The decision to begin airstrikes in Syria will not be enough to defeat an ideology that is breeding hysteria and religious persecution within our own borders


The fight against ISIS was not too long ago described as the ‘struggle of our generation’ by Cameron as he took to the stage to urge everyone to ‘step up and do more’. This was then followed by the revelation that Britain would, unsurprisingly, join in US-led air strikes over Syria, despite the rejection of such actions by MPs, voting in 2013. This was all back in July.

ISIS is an inhumane creation, a set of con artists who prey on the innocent and vulnerable, and I also firmly believe that there is a dire need for global unification against ISIS and their extreme and barbaric ideology. However, I holy disagree with the way in which this fight is being fought. You cannot simply fight fire with fire, a lesson that many, especially the Prime Minister should have learnt following historic events such as the war in Iraq. The Iraq War was a catalytic war which undoubtedly played its part in the extreme terrorism unfolding before us today. The ironically named ‘War on Terrorism’ led to the deaths of an estimated 500,000 civilians, and although I can agree that to some extent there was an argument for America’s participation, where was the concrete justification for Britain’s involvement? There was none, other than the blatant and embarrassing parodying of America — a sight that is now being repeated.

Cameron’s attempt at a patriotic boost, for me personally, is worthless and almost laughable. If Cameron and his government cared about the young British Muslims who are falling victim to ISIS propaganda, a minority I’ll also add, then they would be his first priority, not the opportunity to place his and our nose that little bit further up Obama’s, respectable derrière. Instead, his first response has been to effectively target Syria. As I have stated already, you cannot fight fire with fire and expect not to be scorched — a simple realization that many within our society have yet to realize or care for.

Along with the airstrikes, other measures have also been emphasised, such as parents of British Muslims being able to confiscate their passports if they have reason to believe they will be travelling to join ISIS. Once again, this is Dave displaying his exceptional personal people skills. I’m sure that by taking these passports, the fundamental and rooted issues that lead to such British Muslims travelling to join ISIS will magically vanish; well done Dave, who knew that all it will take is a little border control.

Along with the rise in extreme terrorism, a rise in prejudiced attitudes has also ensued. Take Britain for example, it has become increasingly evident and painstakingly apparent that, scarily it is now many members of society who are ignorantly and dangerously categorizing all Muslims as extremists, despite only a small minority of them having engaged in terrorist activities. To put this into perspective, it is estimated that in England alone there are over 2.7 million Muslims and of this 2.7 million, it is believed that only up to 600 have left to join ISIS. Although this number is still shocking and unnerving, it is a clear minority in relation to the overall population. If we are to group all terrorists as Muslims then surely we should also group all white people as members of the KKK? Or every person aged 14-19 as part of a violent and uneducated mob. Sounds absurd doesn’t it? And yes, it is.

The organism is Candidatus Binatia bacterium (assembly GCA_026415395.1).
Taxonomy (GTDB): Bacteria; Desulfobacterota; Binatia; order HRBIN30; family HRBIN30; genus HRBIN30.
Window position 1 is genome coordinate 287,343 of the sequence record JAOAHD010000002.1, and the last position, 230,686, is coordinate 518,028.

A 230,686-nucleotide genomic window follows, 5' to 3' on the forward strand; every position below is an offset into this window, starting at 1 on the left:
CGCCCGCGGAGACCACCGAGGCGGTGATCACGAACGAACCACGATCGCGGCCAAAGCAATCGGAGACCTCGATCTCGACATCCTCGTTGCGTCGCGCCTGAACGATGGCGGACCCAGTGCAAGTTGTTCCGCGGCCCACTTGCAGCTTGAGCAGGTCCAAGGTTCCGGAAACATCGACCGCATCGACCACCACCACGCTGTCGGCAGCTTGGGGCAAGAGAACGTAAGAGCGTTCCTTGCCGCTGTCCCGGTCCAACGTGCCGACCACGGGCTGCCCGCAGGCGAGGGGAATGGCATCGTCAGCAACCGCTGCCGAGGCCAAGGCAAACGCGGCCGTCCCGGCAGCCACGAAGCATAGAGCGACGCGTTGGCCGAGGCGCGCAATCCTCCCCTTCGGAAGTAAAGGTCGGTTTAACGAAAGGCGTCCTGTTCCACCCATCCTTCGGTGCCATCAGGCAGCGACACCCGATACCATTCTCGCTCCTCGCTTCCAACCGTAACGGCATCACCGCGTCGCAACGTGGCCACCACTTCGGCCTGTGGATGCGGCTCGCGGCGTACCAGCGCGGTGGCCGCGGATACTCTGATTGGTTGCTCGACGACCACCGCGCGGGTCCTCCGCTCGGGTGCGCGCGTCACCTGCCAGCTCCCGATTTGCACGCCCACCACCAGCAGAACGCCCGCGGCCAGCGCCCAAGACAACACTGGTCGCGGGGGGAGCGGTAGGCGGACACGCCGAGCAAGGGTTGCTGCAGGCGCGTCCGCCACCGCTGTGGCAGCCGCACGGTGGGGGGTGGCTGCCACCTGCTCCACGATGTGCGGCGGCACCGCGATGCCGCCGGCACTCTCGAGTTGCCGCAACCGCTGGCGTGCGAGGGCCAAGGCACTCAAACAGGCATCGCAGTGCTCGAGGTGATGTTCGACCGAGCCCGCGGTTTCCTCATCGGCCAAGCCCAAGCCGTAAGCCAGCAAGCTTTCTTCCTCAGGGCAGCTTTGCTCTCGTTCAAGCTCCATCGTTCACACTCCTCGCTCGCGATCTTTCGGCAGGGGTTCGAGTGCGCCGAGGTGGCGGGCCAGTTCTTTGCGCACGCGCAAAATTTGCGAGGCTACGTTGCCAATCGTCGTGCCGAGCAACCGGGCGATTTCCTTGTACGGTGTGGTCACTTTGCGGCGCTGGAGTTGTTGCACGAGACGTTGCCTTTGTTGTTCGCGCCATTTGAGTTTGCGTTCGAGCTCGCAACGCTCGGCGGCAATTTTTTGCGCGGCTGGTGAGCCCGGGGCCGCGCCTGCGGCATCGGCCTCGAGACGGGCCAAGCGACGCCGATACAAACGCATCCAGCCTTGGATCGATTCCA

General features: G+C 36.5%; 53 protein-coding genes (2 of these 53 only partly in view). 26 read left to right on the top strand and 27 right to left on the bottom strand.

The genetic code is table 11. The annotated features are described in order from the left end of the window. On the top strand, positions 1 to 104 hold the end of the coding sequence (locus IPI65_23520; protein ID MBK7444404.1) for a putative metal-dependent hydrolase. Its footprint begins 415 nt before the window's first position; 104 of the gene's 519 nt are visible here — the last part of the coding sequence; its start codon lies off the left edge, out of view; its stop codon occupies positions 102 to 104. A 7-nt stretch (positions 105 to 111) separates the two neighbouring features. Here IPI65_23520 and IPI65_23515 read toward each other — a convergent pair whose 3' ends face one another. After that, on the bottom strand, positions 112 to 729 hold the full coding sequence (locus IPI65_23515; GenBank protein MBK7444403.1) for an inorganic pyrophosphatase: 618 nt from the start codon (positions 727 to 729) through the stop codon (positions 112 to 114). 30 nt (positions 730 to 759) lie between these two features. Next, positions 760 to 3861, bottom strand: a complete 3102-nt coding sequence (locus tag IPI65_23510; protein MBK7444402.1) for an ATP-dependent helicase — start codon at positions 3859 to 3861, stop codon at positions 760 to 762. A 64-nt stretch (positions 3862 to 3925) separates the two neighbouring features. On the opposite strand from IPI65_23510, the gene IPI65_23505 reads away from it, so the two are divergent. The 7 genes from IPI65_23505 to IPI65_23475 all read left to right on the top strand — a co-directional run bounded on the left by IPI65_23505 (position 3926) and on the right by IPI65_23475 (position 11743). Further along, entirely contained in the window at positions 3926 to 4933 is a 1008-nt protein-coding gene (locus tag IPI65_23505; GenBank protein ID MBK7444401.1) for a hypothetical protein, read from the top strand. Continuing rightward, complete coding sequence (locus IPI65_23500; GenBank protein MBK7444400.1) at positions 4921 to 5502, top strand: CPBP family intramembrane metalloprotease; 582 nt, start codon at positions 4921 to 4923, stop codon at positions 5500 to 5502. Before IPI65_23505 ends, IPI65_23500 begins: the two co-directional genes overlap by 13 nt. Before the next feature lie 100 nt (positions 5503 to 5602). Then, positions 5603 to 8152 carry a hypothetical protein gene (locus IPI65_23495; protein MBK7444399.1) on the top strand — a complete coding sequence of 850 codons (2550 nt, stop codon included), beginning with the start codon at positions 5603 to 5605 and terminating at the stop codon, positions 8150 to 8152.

I may only be 19 years of age but history has always been at the forefront of my academic interests. Through such studies, like many others, I have acquired irreplaceable skills, one of them being having a deeper and wider understanding of our current issues, along with the ability to be able to find correlations between past and present events.  I am able to realize the barbarity and danger that arises from the categorization of a group of people, whether it be based on race, religion or gender — a tendency that given the current sociopolitical climate is increasingly becoming more pronounced.

The fight against ISIS requires the unification of all, but it should not be fought with fire — or more specifically airstrikes that can and will most likely cause more damage than good. The segregation witnessed within society is a fight within itself. If the war against ISIS is to be fought behind the foolish powers that be, who will run in all guns blazing at the heels of America, coupled with the ignorant stereotyping of all Muslims as terrorists, how can people be surprised that young and impressionable British Muslims are suddenly succumbing to extreme Islamic propaganda? And this especially at a time when ALL of the young people in our country seem to be placed directly in the center of the dartboard when it comes to the unprovoked firing of Cameron and his government.

These young people need to be the government’s first priority instead of fighting violence with violence — actions that only provide a platform for ISIS to conduct their ideological propaganda. Ultimately, alongside the reality of an unquestionable terror threat, there also exists the ignorant and quite frankly dangerous identification of a moderate religion with an extreme offshoot. This is an issue that lies much closer to home; the battle against ISIS needs to be fought as much at home as it does on a foreign and global level and once people start to realize this, the real fight against ISIS can begin.

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